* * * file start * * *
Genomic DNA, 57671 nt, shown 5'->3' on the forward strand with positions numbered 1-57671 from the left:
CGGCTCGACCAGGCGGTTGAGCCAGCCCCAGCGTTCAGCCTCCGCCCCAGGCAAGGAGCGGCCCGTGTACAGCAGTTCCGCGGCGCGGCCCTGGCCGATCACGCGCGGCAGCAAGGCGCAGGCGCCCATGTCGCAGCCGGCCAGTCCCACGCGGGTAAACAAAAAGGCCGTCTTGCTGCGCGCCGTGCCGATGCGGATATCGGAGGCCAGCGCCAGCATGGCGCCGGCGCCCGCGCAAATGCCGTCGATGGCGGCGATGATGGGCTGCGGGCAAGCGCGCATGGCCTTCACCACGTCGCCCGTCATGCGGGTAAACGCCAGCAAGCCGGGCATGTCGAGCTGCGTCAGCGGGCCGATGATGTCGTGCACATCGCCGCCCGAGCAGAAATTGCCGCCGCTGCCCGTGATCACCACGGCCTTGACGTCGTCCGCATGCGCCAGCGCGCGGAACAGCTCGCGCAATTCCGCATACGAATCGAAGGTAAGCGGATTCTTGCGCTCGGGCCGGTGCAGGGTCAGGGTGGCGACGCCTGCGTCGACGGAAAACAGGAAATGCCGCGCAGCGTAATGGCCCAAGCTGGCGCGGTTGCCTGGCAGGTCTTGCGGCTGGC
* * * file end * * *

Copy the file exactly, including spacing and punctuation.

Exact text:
Genomic DNA, 57671 nt, shown 5'->3' on the forward strand with positions numbered 1-57671 from the left:
CGGCTCGACCAGGCGGTTGAGCCAGCCCCAGCGTTCAGCCTCCGCCCCAGGCAAGGAGCGGCCCGTGTACAGCAGTTCCGCGGCGCGGCCCTGGCCGATCACGCGCGGCAGCAAGGCGCAGGCGCCCATGTCGCAGCCGGCCAGTCCCACGCGGGTAAACAAAAAGGCCGTCTTGCTGCGCGCCGTGCCGATGCGGATATCGGAGGCCAGCGCCAGCATGGCGCCGGCGCCCGCGCAAATGCCGTCGATGGCGGCGATGATGGGCTGCGGGCAAGCGCGCATGGCCTTCACCACGTCGCCCGTCATGCGGGTAAACGCCAGCAAGCCGGGCATGTCGAGCTGCGTCAGCGGGCCGATGATGTCGTGCACATCGCCGCCCGAGCAGAAATTGCCGCCGCTGCCCGTGATCACCACGGCCTTGACGTCGTCCGCATGCGCCAGCGCGCGGAACAGCTCGCGCAATTCCGCATACGAATCGAAGGTAAGCGGATTCTTGCGCTCGGGCCGGTGCAGGGTCAGGGTGGCGACGCCTGCGTCGACGGAAAACAGGAAATGCCGCGCAGCGTAATGGCCCAAGCTGGCGCGGTTGCCTGGCAGGTCTTGCGGCTGGC